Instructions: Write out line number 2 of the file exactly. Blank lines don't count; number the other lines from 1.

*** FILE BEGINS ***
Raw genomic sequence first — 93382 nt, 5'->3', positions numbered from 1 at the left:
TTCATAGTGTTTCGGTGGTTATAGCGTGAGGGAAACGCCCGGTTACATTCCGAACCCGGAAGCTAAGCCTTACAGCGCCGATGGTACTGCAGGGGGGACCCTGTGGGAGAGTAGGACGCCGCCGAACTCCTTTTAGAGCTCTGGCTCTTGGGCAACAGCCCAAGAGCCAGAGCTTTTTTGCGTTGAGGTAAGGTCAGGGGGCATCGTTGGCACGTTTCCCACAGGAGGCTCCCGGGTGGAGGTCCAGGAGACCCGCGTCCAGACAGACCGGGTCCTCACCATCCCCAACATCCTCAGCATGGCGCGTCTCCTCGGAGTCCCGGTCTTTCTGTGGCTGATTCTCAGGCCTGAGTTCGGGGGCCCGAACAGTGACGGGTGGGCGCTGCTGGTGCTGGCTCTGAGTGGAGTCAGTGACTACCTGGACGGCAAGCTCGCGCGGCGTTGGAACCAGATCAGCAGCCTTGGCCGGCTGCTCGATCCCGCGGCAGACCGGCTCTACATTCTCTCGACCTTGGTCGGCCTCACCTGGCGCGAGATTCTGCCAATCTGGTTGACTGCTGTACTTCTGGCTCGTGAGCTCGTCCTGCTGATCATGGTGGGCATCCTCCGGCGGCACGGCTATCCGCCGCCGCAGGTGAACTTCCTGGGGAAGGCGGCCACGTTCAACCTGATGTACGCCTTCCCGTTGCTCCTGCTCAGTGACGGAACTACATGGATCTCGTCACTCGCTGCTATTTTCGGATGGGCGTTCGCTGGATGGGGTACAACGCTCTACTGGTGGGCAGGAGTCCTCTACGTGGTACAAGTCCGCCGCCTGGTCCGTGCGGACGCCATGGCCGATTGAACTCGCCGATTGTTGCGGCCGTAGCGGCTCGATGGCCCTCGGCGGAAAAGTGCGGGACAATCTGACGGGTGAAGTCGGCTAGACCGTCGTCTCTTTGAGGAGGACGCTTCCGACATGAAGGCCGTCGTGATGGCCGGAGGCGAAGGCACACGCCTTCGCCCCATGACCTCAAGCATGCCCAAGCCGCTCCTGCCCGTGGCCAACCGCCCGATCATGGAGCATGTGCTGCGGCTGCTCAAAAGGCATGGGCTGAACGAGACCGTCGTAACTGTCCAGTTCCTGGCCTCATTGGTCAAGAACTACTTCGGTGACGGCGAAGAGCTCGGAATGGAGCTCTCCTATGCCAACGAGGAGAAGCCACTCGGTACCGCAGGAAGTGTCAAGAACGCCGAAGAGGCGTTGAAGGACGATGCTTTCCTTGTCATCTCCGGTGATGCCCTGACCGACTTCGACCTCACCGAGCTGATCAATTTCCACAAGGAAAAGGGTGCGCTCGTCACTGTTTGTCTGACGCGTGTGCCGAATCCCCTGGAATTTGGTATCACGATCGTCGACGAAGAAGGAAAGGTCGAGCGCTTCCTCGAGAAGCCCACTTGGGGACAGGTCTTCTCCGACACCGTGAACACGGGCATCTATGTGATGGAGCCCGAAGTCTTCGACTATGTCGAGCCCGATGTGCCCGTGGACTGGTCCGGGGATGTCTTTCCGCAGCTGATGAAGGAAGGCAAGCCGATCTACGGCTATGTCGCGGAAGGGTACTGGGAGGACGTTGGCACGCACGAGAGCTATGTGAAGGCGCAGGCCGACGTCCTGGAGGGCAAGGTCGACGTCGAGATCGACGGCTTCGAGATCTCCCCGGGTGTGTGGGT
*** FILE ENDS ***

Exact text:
TTCATAGTGTTTCGGTGGTTATAGCGTGAGGGAAACGCCCGGTTACATTCCGAACCCGGAAGCTAAGCCTTACAGCGCCGATGGTACTGCAGGGGGGACCCTGTGGGAGAGTAGGACGCCGCCGAACTCCTTTTAGAGCTCTGGCTCTTGGGCAACAGCCCAAGAGCCAGAGCTTTTTTGCGTTGAGGTAAGGTCAGGGGGCATCGTTGGCACGTTTCCCACAGGAGGCTCCCGGGTGGAGGTCCAGGAGACCCGCGTCCAGACAGACCGGGTCCTCACCATCCCCAACATCCTCAGCATGGCGCGTCTCCTCGGAGTCCCGGTCTTTCTGTGGCTGATTCTCAGGCCTGAGTTCGGGGGCCCGAACAGTGACGGGTGGGCGCTGCTGGTGCTGGCTCTGAGTGGAGTCAGTGACTACCTGGACGGCAAGCTCGCGCGGCGTTGGAACCAGATCAGCAGCCTTGGCCGGCTGCTCGATCCCGCGGCAGACCGGCTCTACATTCTCTCGACCTTGGTCGGCCTCACCTGGCGCGAGATTCTGCCAATCTGGTTGACTGCTGTACTTCTGGCTCGTGAGCTCGTCCTGCTGATCATGGTGGGCATCCTCCGGCGGCACGGCTATCCGCCGCCGCAGGTGAACTTCCTGGGGAAGGCGGCCACGTTCAACCTGATGTACGCCTTCCCGTTGCTCCTGCTCAGTGACGGAACTACATGGATCTCGTCACTCGCTGCTATTTTCGGATGGGCGTTCGCTGGATGGGGTACAACGCTCTACTGGTGGGCAGGAGTCCTCTACGTGGTACAAGTCCGCCGCCTGGTCCGTGCGGACGCCATGGCCGATTGAACTCGCCGATTGTTGCGGCCGTAGCGGCTCGATGGCCCTCGGCGGAAAAGTGCGGGACAATCTGACGGGTGAAGTCGGCTAGACCGTCGTCTCTTTGAGGAGGACGCTTCCGACATGAAGGCCGTCGTGATGGCCGGAGGCGAAGGCACACGCCTTCGCCCCATGACCTCAAGCATGCCCAAGCCGCTCCTGCCCGTGGCCAACCGCCCGATCATGGAGCATGTGCTGCGGCTGCTCAAAAGGCATGGGCTGAACGAGACCGTCGTAACTGTCCAGTTCCTGGCCTCATTGGTCAAGAACTACTTCGGTGACGGCGAAGAGCTCGGAATGGAGCTCTCCTATGCCAACGAGGAGAAGCCACTCGGTACCGCAGGAAGTGTCAAGAACGCCGAAGAGGCGTTGAAGGACGATGCTTTCCTTGTCATCTCCGGTGATGCCCTGACCGACTTCGACCTCACCGAGCTGATCAATTTCCACAAGGAAAAGGGTGCGCTCGTCACTGTTTGTCTGACGCGTGTGCCGAATCCCCTGGAATTTGGTATCACGATCGTCGACGAAGAAGGAAAGGTCGAGCGCTTCCTCGAGAAGCCCACTTGGGGACAGGTCTTCTCCGACACCGTGAACACGGGCATCTATGTGATGGAGCCCGAAGTCTTCGACTATGTCGAGCCCGATGTGCCCGTGGACTGGTCCGGGGATGTCTTTCCGCAGCTGATGAAGGAAGGCAAGCCGATCTACGGCTATGTCGCGGAAGGGTACTGGGAGGACGTTGGCACGCACGAGAGCTATGTGAAGGCGCAGGCCGACGTCCTGGAGGGCAAGGTCGACGTCGAGATCGACGGCTTCGAGATCTCCCCGGGTGTGTGGGT